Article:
March 20, 2014
With approval of the design of a unique environment for testing connected and automated vehicles, the university will proceed to the construction phase of the facility, which is part of the U-M's Mobility Transformation Center.
A schematic design was approved Thursday by the Board of Regents.
The North Campus Research Complex facility simulates a dynamic urban environment. It is a critical element of a joint project with industry and government to develop and implement an advanced system of connected and automated vehicles for moving people and freight on the streets of Southeastern Michigan by 2021.
"Connected and automated vehicles hold great promise for safety improvements, better traffic movement, emissions reduction, energy conservation, and maximized transportation accessibility," said Peter Sweatman, director of the U-M Mobility Transformation Center, which is leading the initiative.
This artist's rendering shows the testing environment for connected and automated vehicles at the North Campus Research Complex. (Photo courtesy of U-M Office of Research)
"Testing a workable system of such technologies in a realistic off-roadway environment is an essential step before a significant number of vehicles can be safely implemented on actual roadways."
Located on 30 acres of the NCRC, the test environment will include a network of approximately three lane-miles of concrete and asphalt roads with intersections, traffic signs and signals, sidewalks, roundabouts, benches, simulated buildings, streetlights and obstacles such as construction barriers.
Current plans call for the facility to be completed by the fall of 2014 at a cost of about $6.5 million. Funding will be provided by the College of Engineering, the Office of Research, the Office of the Provost, and a grant from the Michigan Department of Transportation.
"We are on the cusp of a revolution in transportation unlike any we've seen since the introduction of the automobile," said Sweatman. "The new facility will help the MTC partnership accelerate and integrate innovations that will lead to a commercially viable automated mobility system that will fundamentally transform mobility in our society."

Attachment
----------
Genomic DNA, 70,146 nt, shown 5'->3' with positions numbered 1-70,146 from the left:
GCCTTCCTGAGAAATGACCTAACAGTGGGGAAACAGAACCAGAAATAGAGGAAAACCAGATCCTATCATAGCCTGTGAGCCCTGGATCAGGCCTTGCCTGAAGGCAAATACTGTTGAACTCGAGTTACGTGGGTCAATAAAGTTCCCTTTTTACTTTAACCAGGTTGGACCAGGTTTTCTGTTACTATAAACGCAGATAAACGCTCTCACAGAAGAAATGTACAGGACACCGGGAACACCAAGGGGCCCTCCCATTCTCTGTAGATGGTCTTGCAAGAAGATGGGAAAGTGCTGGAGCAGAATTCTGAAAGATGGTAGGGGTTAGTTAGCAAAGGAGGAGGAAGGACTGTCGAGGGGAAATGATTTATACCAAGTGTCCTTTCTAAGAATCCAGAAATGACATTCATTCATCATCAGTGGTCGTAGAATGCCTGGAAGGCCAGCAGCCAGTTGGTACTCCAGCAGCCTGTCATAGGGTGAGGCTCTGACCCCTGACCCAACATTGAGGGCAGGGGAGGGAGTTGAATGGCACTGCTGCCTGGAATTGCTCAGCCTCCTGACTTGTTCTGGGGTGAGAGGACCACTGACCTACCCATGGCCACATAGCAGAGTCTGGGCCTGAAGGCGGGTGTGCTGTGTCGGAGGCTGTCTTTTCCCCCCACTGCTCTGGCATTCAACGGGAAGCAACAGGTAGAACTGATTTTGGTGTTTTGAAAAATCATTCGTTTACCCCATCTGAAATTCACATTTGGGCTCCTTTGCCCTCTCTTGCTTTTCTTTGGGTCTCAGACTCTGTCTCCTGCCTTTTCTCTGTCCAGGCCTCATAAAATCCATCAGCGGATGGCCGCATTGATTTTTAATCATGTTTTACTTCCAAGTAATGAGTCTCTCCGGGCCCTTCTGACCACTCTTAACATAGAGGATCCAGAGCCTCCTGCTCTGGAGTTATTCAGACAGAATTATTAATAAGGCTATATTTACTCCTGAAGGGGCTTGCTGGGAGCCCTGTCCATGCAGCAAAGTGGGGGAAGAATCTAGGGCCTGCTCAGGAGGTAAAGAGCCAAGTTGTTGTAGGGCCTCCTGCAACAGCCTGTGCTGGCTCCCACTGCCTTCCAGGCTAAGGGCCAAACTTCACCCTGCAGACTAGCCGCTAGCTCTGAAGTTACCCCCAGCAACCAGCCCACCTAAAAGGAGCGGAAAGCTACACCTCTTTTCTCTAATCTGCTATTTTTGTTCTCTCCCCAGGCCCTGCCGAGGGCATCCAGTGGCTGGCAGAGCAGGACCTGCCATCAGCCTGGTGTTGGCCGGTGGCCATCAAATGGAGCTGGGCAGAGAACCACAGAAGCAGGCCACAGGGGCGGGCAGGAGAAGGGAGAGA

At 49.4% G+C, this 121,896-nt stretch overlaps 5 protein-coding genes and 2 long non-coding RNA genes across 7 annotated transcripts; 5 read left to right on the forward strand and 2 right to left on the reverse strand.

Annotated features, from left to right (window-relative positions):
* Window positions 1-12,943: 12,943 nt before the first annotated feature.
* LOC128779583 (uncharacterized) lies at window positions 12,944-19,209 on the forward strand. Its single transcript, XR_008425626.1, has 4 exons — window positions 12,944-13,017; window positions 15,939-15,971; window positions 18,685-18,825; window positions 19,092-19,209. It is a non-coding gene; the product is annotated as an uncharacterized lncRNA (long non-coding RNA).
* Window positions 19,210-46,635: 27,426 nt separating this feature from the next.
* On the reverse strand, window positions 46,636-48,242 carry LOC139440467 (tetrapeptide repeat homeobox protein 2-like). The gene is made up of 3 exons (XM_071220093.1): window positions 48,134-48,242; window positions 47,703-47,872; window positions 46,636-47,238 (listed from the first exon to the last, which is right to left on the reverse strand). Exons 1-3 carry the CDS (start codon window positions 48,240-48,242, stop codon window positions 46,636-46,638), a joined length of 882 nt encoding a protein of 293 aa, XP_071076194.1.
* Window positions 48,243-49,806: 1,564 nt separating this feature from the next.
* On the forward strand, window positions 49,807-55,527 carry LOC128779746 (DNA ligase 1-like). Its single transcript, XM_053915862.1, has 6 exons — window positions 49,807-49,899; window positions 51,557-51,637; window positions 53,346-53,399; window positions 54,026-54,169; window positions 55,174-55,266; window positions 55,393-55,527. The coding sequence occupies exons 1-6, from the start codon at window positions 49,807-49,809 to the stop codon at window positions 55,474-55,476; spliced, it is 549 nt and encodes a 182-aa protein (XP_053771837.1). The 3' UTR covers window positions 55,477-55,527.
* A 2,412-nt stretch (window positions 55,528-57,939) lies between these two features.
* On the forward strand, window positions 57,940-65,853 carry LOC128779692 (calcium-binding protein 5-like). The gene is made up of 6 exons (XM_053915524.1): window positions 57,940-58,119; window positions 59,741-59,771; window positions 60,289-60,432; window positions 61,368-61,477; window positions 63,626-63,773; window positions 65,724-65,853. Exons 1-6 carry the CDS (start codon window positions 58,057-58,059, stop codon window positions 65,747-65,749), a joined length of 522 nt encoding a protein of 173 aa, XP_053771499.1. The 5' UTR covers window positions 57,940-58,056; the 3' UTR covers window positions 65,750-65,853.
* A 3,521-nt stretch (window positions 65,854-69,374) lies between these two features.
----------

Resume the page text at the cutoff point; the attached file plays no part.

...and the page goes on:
Launched in the spring of 2013, the MTC builds on U-M's broad base of expertise and experience working with government and industry on transportation research over the years.
With more than $30 million in funding from the U.S. Department of Transportation, U-M has been operating the world's largest on-road, vehicle-to-vehicle and vehicle-to-infrastructure model deployment in Ann Arbor. This project, which has been providing a base of data on how a system of connected and automated vehicles could operate, includes several industry participants and involves nearly 3,000 public and private vehicles.
Plans call for expanding the deployment to 9,000 vehicles across the entire Ann Arbor area. In addition, the MTC will work with the state Transportation Department to install unique "smart" infrastructure involving 20,000 vehicles across Southeastern Michigan. Ultimately, the MTC plans to deploy an advanced system of 2,000 connected and automated vehicles in Ann Arbor.
According to S. Jack Hu, interim vice president for research, the MTC represents a novel and ambitious approach to university research that builds on U-M's strengths.
"We are convening experts from across campus as well as from industry and government to address the full scientific, technical, economic, social and policy complexities required to realize the promise of connected and automated vehicles," he said.
"Our planned test facility, along with the on-roadway deployments we have planned, will allow us to work together on practical solutions to the challenges ahead and will help position U-M and the region as a whole as a global center for innovation for this emerging technology."